For Release: Tuesday, January 31, 2006
Role of Guns, Other Patterns of Murder-Suicide, Identified in VPC Study American Roulette, the Largest Study of Murder-Suicide in the U.S. Ever Conducted
Washington, DC–The murder of six former co-workers and subsequent suicide by a Goleta, California, ex-postal worker fits the tragic pattern–the use of a firearm–that defines almost all of the more than 1,300 estimated deaths that result each year from murder-suicide, according to the Violence Policy Center (VPC). In 2002, the VPC published the largest study of murder-suicides ever conducted, American Roulette: The Untold Story of Murder-Suicide in the United States. The study was based on data collected in the first six months of 2001. It found that California–with 29 murder-suicide incidents in the first half of 2001–was second only to Florida, and tied with Texas, in the number of murder-suicides incidents. The study is currently being updated by the VPC using 2005 incidents for release later this year.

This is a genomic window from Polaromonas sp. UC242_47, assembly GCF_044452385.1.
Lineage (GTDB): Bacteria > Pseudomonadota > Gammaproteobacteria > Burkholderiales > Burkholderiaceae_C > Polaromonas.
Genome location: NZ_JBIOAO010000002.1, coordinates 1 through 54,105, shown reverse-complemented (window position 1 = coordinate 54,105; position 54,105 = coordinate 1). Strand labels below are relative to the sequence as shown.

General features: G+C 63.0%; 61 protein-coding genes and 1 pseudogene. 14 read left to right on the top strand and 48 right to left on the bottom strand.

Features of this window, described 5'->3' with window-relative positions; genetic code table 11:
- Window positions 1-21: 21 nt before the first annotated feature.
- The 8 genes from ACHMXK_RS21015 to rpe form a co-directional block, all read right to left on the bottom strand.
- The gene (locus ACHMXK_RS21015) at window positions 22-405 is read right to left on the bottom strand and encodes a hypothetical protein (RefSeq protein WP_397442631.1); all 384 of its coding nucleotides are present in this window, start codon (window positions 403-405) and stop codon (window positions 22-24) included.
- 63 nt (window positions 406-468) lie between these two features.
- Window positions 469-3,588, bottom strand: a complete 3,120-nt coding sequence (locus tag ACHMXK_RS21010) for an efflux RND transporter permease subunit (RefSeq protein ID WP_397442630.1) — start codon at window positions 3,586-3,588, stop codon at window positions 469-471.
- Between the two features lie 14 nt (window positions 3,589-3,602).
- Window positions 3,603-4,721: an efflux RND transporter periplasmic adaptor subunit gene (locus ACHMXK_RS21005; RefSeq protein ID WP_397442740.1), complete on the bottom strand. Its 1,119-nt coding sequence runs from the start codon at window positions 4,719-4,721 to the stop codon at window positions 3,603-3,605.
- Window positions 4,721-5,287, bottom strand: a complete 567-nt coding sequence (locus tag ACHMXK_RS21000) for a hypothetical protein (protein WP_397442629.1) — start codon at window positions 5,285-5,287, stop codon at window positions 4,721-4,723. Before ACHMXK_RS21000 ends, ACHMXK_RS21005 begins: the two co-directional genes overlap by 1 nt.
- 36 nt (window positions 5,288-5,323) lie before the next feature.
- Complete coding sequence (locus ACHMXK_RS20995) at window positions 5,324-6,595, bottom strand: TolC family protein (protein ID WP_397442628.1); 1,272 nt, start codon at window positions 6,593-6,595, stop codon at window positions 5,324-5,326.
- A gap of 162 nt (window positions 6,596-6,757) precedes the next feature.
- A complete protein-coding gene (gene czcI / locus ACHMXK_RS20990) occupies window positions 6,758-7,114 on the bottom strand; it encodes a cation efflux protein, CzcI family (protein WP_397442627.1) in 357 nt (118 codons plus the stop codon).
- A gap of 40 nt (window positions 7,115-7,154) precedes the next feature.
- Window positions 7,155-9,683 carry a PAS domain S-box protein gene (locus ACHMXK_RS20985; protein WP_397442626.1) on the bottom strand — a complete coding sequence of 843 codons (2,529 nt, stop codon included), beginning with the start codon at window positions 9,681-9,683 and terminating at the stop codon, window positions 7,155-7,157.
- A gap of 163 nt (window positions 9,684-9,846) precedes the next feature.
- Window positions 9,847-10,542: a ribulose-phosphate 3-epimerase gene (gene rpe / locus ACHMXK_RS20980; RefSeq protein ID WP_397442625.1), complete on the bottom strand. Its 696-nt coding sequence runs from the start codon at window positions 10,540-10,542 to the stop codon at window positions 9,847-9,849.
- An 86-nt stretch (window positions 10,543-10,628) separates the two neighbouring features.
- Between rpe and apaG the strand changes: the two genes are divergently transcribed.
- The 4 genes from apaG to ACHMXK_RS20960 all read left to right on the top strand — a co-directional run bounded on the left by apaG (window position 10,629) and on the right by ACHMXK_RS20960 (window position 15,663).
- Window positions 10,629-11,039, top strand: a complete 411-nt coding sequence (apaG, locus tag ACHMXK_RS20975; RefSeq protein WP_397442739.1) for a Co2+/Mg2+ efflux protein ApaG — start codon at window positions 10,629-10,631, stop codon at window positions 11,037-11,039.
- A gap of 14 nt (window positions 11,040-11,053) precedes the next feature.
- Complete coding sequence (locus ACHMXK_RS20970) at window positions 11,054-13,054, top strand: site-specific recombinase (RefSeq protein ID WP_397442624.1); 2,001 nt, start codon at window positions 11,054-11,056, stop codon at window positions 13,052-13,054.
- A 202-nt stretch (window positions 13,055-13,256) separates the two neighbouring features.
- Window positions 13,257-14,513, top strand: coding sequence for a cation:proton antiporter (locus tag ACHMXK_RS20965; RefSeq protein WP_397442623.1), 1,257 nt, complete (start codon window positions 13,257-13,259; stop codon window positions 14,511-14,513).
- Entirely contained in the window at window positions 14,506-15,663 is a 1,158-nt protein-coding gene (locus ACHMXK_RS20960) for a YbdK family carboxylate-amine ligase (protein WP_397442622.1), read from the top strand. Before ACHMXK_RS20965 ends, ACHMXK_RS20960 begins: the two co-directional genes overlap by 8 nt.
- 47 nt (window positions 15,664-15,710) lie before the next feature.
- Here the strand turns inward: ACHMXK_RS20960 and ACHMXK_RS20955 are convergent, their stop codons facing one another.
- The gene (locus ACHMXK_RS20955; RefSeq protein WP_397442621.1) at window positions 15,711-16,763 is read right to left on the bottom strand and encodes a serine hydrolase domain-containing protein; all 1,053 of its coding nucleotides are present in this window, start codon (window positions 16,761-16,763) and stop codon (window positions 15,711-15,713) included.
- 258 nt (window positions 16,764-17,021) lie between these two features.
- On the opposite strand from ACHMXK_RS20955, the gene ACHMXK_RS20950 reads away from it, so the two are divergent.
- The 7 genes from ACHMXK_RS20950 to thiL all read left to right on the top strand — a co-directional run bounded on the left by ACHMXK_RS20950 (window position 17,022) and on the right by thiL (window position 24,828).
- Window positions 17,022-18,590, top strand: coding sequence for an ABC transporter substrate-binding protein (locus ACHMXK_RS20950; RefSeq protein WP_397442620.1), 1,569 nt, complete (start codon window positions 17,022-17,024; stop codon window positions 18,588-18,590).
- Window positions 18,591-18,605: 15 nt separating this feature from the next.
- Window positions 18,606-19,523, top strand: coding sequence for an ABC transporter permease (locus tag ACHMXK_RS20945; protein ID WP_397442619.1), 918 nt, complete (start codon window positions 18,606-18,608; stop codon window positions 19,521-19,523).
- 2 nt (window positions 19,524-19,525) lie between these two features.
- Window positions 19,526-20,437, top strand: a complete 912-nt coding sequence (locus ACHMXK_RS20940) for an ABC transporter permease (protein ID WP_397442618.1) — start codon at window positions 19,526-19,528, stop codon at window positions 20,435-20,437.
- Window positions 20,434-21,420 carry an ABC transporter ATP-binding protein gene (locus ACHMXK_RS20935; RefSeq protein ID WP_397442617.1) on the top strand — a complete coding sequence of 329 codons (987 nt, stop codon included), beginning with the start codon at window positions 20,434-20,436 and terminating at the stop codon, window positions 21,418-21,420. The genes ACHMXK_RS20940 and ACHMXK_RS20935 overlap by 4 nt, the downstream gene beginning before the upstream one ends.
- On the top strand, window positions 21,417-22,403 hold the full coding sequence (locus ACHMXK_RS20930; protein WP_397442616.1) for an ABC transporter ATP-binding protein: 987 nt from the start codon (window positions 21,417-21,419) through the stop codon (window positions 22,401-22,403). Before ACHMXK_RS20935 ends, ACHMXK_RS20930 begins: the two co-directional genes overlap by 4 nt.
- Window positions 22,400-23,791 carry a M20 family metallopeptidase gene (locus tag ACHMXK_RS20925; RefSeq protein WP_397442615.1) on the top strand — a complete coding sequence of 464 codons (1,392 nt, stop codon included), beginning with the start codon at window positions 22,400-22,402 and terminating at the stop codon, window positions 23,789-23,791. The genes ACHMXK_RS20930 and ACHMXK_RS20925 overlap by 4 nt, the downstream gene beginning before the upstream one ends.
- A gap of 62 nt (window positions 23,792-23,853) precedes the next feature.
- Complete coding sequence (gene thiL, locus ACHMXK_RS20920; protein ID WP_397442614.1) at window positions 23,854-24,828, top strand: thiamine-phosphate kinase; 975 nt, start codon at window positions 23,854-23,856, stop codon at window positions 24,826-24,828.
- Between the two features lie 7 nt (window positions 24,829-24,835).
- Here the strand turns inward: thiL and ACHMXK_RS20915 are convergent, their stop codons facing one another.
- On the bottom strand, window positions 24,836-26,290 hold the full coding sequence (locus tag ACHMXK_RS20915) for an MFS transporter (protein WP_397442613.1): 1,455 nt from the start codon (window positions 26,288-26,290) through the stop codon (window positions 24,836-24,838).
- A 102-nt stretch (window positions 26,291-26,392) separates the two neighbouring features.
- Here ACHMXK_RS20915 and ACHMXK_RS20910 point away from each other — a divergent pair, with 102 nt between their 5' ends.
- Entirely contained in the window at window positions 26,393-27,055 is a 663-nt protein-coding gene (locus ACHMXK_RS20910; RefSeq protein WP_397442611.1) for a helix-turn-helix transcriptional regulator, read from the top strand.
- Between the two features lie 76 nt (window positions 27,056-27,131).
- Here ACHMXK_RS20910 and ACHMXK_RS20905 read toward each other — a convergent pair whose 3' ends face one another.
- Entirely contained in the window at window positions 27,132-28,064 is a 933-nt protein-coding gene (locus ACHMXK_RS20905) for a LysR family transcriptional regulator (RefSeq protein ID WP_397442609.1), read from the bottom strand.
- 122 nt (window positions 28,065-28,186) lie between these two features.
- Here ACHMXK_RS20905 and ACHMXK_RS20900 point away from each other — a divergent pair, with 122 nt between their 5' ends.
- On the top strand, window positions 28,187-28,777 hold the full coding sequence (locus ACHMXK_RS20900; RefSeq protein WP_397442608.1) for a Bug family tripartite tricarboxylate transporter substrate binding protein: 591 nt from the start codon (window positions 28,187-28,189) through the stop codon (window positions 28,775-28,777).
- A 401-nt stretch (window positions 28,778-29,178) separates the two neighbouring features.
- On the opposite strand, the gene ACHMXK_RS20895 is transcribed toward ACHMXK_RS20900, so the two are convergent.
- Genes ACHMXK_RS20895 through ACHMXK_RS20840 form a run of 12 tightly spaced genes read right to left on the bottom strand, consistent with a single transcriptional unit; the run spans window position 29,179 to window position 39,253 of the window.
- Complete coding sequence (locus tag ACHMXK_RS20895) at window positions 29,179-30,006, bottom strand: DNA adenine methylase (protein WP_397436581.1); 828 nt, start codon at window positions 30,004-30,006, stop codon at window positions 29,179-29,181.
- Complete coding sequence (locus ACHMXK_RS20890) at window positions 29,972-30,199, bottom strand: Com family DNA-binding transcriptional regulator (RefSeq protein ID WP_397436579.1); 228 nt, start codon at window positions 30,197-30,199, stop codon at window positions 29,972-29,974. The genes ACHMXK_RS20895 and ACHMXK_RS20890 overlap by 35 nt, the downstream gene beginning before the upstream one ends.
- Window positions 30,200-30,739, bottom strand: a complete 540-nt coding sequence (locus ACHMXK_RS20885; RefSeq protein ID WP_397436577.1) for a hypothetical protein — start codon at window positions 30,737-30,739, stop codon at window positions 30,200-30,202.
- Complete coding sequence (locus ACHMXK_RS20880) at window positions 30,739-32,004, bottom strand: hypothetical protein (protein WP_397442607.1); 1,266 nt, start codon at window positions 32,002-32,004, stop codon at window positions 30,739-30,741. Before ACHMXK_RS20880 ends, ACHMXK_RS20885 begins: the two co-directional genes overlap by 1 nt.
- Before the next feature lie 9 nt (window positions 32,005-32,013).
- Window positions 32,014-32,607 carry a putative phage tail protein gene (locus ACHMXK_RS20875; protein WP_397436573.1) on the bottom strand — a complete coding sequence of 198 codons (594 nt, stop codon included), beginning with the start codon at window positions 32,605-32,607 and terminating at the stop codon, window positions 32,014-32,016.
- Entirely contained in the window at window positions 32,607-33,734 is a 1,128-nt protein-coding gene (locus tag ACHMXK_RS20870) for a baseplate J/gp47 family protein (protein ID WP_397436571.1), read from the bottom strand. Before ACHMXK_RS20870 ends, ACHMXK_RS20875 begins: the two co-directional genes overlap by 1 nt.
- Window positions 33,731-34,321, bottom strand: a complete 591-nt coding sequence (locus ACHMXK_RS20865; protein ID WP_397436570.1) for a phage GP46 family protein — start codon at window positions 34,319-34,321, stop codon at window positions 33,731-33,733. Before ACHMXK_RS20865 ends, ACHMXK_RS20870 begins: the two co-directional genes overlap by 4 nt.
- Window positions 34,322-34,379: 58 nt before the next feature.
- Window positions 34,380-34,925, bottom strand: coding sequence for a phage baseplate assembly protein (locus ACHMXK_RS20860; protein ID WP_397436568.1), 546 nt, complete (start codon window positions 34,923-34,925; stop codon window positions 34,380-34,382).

Findings of the 2002 study included:
- Unlike the Goleta, California, murder-suicide, where a woman was the shooter, the VPC study found that men were the murderers in 90.4 percent of incidents.
- The VPC study found that 94.5 percent of murder-suicide incidents studied involved a firearm, most often a handgun.
- The VPC study estimates that there are more than 1,300 murder-suicide deaths per year.
- Unlike the Goleta, California, shooting, 76 percent of murder-suicides analyzed in the VPC study occurred in the home.
VPC Legislative Director Kristen Rand states, “Most people think of suicide as a solitary act. In fact, many people with suicidal thoughts are also intent on taking other people with them, and guns make it far too easy to commit mass murder-suicide. America needs to fully understand the risk of murder-suicide and the pivotal role that firearms play.”